Solving update problems with softwareupdate

Between them, the App Store app and its preference pane work fairly well most of the time. There are still some oddities – updates which appear then vanish again – but so long as you leave them to get on with it, they’re fairly reliable. When anything does go wrong, though, they don’t provide the tools to deal with it.

If you cancel or ignore an update, for example, it is all too easy to end up losing that forever. In that event, you’ll need to use the command tool softwareupdate. But don’t, whatever you do, trust its man page: it is incomplete and confusing. If you need more information, type
softwareupdate --help

You’re best off running softwareupdate as an admin user; most of its options require that, and some may even need the elevated privileges of sudo.

Although it has other uses, softwareupdate has three common functions: to list available updates, install them, and clear any that have been marked as ignored. The important additional option for the first two is whether to include system and security updates, which only applies to Sierra and High Sierra, not El Capitan.

The basic command to list available updates is
softwareupdate -l
and in Sierra and High Sierra you can add system and security updates with the --include-config-data option thus
softwareupdate -l --include-config-data
That doesn’t appear to be an option in El Capitan, though.

The basic command to install available updates is
softwareupdate -i
but you’ll probably want to make that more specific. Add an a to the option to specify all appropriate updates
softwareupdate -ia
and, in Sierra and High Sierra (not El Capitan), ensure that system and security updates are included using
softwareupdate -ia --include-config-data

You can also select individual updates to install from the listing obtained using the -l option. Do that with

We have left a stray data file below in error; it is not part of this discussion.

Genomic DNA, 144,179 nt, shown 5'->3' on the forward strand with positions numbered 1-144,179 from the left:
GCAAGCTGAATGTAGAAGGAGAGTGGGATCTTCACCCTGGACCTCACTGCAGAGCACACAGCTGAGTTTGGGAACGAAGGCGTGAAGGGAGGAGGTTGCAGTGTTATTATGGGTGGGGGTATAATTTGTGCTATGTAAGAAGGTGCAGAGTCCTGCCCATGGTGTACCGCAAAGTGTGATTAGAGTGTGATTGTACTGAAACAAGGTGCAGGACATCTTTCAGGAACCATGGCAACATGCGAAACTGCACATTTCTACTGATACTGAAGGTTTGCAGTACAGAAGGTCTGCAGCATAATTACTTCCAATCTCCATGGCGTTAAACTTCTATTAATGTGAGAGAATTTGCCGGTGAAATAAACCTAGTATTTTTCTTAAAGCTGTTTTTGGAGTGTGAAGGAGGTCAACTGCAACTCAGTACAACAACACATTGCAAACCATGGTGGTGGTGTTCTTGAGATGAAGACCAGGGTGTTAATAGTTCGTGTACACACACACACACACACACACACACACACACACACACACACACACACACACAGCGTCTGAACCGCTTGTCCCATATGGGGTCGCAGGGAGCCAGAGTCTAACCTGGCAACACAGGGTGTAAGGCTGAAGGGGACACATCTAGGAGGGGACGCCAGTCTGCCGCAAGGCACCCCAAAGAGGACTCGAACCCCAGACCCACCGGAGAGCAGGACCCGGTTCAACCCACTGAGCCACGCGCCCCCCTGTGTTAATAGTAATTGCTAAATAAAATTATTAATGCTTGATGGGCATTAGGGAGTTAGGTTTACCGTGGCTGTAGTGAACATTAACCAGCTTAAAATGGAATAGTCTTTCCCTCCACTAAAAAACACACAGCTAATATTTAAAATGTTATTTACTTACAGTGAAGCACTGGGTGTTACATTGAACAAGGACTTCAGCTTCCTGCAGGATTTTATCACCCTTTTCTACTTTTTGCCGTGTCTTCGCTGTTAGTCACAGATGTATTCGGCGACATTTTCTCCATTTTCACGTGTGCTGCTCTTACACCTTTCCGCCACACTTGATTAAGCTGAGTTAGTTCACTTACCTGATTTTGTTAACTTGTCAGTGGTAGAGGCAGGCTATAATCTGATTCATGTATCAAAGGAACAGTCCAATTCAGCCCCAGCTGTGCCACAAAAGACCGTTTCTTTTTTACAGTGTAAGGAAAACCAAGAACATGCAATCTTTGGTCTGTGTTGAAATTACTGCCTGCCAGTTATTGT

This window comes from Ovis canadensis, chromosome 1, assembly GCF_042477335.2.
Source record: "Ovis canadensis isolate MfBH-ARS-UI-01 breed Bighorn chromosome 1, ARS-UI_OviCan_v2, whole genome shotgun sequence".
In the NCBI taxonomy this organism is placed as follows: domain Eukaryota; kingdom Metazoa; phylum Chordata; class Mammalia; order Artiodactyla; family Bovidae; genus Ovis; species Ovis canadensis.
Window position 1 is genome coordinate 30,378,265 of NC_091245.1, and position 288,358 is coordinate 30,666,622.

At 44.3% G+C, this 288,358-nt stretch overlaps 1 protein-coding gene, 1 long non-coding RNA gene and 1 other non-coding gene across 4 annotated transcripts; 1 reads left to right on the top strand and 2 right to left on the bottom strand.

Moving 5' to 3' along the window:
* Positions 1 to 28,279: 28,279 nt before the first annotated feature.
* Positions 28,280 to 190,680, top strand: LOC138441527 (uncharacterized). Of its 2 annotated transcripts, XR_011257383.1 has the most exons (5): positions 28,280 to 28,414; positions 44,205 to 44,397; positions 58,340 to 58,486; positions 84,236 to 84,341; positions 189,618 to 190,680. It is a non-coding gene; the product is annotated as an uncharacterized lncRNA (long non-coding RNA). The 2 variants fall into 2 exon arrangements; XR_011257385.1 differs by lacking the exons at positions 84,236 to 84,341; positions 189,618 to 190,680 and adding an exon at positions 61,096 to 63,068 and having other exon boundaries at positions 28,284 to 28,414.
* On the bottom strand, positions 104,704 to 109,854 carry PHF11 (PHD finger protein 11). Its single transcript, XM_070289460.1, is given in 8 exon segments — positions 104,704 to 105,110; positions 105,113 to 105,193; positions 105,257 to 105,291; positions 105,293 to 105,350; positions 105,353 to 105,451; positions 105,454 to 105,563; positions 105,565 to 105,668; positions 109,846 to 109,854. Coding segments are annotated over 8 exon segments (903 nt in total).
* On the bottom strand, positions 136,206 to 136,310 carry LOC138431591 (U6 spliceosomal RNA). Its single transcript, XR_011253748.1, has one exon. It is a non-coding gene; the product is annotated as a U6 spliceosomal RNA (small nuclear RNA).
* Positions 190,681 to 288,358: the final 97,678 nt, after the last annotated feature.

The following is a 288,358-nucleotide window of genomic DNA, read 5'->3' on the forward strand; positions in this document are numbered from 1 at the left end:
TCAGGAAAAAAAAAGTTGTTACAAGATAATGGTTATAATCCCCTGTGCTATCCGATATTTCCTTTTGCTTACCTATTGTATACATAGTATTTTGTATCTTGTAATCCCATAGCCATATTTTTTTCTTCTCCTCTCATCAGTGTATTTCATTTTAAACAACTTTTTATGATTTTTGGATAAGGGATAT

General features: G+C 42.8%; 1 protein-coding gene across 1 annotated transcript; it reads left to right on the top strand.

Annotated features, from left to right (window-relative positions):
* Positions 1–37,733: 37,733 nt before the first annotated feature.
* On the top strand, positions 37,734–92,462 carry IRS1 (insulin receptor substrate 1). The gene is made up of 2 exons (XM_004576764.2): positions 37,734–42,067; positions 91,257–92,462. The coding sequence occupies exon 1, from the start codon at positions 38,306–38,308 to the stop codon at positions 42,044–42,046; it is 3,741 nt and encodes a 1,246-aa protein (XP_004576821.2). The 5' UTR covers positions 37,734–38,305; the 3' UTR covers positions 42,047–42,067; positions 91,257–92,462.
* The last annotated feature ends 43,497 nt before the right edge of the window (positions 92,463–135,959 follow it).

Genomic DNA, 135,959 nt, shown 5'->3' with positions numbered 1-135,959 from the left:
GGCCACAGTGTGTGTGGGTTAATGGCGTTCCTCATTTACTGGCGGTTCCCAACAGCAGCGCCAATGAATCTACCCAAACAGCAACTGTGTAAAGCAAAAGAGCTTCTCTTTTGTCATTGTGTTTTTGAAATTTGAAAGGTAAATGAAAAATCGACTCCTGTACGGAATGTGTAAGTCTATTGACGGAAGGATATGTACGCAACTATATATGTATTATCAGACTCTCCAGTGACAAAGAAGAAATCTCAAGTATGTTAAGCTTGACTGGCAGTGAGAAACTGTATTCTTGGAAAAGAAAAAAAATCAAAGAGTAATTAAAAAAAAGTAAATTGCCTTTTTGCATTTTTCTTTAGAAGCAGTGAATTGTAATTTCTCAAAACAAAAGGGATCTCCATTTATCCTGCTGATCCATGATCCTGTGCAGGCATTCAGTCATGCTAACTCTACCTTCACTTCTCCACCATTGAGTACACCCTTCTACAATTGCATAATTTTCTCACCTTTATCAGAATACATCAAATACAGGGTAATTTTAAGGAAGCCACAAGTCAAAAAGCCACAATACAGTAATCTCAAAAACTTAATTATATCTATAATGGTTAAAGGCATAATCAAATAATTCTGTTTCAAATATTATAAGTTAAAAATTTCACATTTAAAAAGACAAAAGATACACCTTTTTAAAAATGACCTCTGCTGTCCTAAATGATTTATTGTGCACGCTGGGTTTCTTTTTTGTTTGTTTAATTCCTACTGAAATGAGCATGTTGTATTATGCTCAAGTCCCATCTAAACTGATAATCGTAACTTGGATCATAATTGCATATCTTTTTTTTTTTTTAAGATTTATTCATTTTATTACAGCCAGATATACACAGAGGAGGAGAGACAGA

softwareupdate -i myPackage1.05
to install the update package known as myPackage1.05.

If you have set an update to be ignored and now want to change that, use the command
softwareupdate --reset-ignored
to enable all ignored upates.

Another useful command is that to trigger macOS to perform background checks for system and security updates
sudo softwareupdate --background-critical
which should download and install any that are waiting for you, over the coming ten or twenty minutes.

If any of the above commands fails when you’re logged in as a regular and not admin user, try them from an admin account instead. If that doesn’t do the trick, preface the command with sudo. And if you want fuller details of the other tasks that softwareupdate can perform, check using
softwareupdate --help

Three of these commands are also built into my free app LockRattler, available from Downloads above. That gives you single-click access to the following:
sudo softwareupdate --background-critical (not for El Capitan),
softwareupdate -l --include-config-data, or plain softwareupdate -l for El Capitan,
softwareupdate -ia --include-config-data, or plain softwareupdate -ia for El Capitan.